Over the years, I have heard many powerful recovery stories. I’ve also had many opportunities to share our family’s struggle with mental health challenges and our recovery journey.
Each time I share my story, it gets a little easier. I feel a little lighter, a little more hopeful. And I realize how far our family has come, how much we have learned and healed.
Stories are powerful. And so is the process of telling them.
Here is what I have observed over my last 10 years of storytelling:
Sharing our pain makes it easier to bear. Being able to share my story in a safe nonjudgmental space has been deeply healing. So has hearing that other families have experienced similar challenges, fears and concerns. I know now I am not alone. Not by a longshot.
Stories inspire hope. When families come together, we not only share our pain but also our joy. We help remind each other that our family members are whole and complete human beings with unique talents and strengths. Our recovery stories offer hope to families that have forgotten or didn’t know hope was possible after a diagnosis.
Stories help us view our lives in new ways. Hearing other families’ stories helps us see patterns that might not be apparent when we are knee deep in our own. We see that recovery is a process with ups and downs. Sometimes there are leaps forward, sometimes steps backward. But over time, with good support, recovery moves in a positive direction. We also learn that there are many ways to heal.
We aren’t always the main character. For many of us, it takes a little time to realize that our family members are ultimately responsible for their own recovery. In fact, taking personal responsibility is the key to recovery. By sharing stories, families help each other learn how to let go, how to trust, how not to enable (or disable) and, yes, how to let our family members stumble sometimes. We are not the stars of these recovery stories, but we can play supportive roles.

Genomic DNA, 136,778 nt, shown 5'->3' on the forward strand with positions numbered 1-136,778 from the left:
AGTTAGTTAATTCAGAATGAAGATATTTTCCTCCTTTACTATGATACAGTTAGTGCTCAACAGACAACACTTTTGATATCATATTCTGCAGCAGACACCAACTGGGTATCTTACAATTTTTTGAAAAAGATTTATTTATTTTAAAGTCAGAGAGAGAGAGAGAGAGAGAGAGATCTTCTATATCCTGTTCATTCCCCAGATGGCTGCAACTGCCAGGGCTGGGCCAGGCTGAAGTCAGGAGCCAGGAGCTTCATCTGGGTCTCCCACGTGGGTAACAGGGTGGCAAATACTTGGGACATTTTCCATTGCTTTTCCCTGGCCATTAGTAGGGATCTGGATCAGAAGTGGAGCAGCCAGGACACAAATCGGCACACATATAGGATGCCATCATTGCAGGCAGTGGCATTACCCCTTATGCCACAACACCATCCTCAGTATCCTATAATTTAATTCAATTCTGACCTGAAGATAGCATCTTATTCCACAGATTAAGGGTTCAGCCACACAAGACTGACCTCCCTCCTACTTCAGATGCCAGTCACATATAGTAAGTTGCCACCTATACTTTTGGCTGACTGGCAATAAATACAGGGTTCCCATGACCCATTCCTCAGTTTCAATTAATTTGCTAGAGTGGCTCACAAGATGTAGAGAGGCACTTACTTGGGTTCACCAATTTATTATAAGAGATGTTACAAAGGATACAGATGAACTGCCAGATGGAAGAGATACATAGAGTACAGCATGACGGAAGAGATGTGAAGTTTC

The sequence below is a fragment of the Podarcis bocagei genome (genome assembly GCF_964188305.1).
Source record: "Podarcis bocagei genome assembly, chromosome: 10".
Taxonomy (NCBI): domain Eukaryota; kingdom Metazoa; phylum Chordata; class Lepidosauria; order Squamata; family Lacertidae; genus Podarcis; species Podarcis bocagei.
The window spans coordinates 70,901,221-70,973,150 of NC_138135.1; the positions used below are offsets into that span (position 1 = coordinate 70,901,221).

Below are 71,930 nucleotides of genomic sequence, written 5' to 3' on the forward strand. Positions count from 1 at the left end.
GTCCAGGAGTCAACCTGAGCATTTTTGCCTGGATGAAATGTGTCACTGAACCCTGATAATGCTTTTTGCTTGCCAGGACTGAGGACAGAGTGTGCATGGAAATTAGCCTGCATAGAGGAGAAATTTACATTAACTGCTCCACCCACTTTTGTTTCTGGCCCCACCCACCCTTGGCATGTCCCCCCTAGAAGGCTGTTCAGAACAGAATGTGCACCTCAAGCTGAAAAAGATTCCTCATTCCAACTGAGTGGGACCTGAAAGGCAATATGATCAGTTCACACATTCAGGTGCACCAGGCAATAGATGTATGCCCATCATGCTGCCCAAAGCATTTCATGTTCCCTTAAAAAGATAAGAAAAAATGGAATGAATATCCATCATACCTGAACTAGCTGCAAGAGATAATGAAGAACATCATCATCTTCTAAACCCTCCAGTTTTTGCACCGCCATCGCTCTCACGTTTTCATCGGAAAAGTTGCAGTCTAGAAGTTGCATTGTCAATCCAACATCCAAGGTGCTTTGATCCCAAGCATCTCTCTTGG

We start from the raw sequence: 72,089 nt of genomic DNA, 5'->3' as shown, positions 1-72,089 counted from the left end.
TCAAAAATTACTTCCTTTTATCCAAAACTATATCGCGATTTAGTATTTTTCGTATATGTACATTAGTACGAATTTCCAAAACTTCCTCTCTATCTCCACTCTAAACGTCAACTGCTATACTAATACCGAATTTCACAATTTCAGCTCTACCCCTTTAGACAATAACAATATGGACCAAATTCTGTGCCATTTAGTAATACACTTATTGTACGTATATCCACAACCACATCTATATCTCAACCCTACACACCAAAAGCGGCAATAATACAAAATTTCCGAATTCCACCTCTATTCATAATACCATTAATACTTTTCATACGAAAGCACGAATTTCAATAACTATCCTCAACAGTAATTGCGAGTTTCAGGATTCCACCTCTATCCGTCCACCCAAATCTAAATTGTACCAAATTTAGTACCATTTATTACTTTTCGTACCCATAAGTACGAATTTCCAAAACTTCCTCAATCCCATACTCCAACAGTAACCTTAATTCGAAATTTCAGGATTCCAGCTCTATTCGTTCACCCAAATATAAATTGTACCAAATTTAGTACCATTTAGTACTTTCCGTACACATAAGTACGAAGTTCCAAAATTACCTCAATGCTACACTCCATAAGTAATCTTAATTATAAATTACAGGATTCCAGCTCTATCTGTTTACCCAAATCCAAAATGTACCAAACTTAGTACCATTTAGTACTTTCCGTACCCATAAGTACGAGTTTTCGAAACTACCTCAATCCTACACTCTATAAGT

We are the main character in our own recovery story. When a family member struggles with extreme emotional states, all family members struggle. Families need support and encouragement to work on their own recovery process to heal and find joy again. When families regain balance through self-care, they become more supportive and available to their family member as well.
Stories aren’t always pretty, or funny or happy. Stories aren’t always ugly, or serious or sad. They are all of these things and more. Just like life. When we share our stories, we cry together, we laugh together and we heal together. Stories help us access what is true about ourselves so we can create meaningful and supportive relationships.
Sometimes it is easier to tell our stories to strangers. Unfortunately, mental illness is still misunderstood in our culture. We don’t always feel comfortable or safe sharing our families’ emotional struggles for fear of being judged or blamed. Initially, it was easier for me to share my story with complete strangers. I knew I’d never see them again and, so I wasn’t as worried about being judged. Often, I felt that my story had really touched them. I also sensed by their reactions that they might have a similar story hidden inside them but had been afraid to tell it.
In my last blog, I shared my own family’s recovery story. This experience was initially wrought with sorrow and grief but it ultimately became the greatest gift. Without it, CooperRiis Healing Community would never have been created, and I would not have had the privilege of meeting and lending support and hope to hundreds of wonderful families.
I would like to invite each of you to consider sharing your story. Whether here in response to this blog or with a friend, a neighbor or a stranger—whatever feels most safe to you. What you will find is that you are not alone, that there are many stories out there, and that there is reason for hope.
Together, we can bring hope home. Where it belongs.
Mad in America hosts blogs by a diverse group of writers. These posts are designed to serve as a public forum for a discussion—broadly speaking—of psychiatry and its treatments. The opinions expressed are the writers’ own.
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